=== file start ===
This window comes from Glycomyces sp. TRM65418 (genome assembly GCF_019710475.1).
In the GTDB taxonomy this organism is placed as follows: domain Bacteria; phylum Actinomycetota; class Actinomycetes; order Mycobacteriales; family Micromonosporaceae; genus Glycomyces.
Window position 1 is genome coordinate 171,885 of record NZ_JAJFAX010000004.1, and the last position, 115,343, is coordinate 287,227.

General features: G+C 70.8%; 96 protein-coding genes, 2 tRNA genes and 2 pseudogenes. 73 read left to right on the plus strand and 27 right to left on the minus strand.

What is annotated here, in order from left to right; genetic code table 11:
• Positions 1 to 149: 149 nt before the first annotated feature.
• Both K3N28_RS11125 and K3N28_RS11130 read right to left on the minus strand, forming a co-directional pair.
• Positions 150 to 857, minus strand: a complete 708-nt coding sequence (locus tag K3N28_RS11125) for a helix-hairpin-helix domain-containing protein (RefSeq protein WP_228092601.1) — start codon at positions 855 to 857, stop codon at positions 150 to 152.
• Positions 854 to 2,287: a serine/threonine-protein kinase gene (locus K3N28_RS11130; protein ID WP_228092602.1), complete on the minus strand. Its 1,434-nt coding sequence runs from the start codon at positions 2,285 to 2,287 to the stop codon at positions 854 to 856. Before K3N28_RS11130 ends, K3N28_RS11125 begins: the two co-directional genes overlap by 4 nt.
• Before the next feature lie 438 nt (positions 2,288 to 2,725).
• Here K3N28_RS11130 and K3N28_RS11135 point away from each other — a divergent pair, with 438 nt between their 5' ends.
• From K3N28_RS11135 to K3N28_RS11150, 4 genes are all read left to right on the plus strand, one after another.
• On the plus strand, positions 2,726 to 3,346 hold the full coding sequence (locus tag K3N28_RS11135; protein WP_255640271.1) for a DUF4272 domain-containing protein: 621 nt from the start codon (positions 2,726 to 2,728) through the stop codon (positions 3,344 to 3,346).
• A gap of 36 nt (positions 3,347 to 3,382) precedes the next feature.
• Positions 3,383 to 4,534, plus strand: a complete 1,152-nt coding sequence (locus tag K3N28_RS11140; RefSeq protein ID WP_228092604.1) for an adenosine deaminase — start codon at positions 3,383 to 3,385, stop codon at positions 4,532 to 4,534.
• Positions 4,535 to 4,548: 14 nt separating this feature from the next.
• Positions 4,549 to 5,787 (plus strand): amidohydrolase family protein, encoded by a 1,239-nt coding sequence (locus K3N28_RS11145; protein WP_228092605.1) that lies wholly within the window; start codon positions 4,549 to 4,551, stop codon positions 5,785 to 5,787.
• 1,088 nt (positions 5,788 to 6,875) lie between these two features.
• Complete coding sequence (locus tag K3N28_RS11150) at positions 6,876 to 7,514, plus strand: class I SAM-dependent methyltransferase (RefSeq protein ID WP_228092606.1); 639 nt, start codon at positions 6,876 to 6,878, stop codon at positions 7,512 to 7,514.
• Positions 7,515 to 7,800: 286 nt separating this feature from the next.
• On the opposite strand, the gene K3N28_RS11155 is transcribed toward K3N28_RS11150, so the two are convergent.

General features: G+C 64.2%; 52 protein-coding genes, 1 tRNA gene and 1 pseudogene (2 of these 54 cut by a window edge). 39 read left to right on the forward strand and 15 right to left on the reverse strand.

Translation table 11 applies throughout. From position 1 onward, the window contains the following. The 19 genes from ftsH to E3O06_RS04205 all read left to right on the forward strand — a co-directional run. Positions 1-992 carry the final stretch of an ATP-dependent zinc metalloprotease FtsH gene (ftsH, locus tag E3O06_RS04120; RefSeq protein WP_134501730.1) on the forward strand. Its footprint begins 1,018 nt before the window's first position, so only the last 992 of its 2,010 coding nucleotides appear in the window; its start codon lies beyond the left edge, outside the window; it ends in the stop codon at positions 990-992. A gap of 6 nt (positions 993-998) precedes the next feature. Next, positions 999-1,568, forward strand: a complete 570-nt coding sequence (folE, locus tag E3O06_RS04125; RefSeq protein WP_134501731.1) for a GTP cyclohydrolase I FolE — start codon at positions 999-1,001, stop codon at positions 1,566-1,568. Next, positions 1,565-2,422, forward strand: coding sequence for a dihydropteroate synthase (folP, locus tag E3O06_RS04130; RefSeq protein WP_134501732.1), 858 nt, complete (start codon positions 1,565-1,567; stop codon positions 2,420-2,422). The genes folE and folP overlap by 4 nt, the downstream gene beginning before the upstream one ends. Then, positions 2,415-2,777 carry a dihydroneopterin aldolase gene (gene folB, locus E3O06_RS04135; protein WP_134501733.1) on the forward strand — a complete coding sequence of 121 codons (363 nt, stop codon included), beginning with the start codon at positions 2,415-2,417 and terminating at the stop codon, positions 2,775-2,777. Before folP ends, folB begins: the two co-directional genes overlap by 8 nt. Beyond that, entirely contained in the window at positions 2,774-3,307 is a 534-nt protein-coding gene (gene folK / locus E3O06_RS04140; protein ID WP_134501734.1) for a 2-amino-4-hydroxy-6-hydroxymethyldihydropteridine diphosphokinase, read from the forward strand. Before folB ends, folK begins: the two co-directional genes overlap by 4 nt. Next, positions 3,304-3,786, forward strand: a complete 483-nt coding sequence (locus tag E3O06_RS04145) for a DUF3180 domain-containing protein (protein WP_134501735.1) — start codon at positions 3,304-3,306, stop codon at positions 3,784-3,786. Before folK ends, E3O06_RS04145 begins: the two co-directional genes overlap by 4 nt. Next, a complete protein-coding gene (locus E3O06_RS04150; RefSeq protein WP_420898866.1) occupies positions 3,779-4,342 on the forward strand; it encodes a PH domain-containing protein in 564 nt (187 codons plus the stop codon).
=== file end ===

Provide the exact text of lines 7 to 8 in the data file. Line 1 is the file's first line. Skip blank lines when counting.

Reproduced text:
• Both K3N28_RS11125 and K3N28_RS11130 read right to left on the minus strand, forming a co-directional pair.
• Positions 150 to 857, minus strand: a complete 708-nt coding sequence (locus tag K3N28_RS11125) for a helix-hairpin-helix domain-containing protein (RefSeq protein WP_228092601.1) — start codon at positions 855 to 857, stop codon at positions 150 to 152.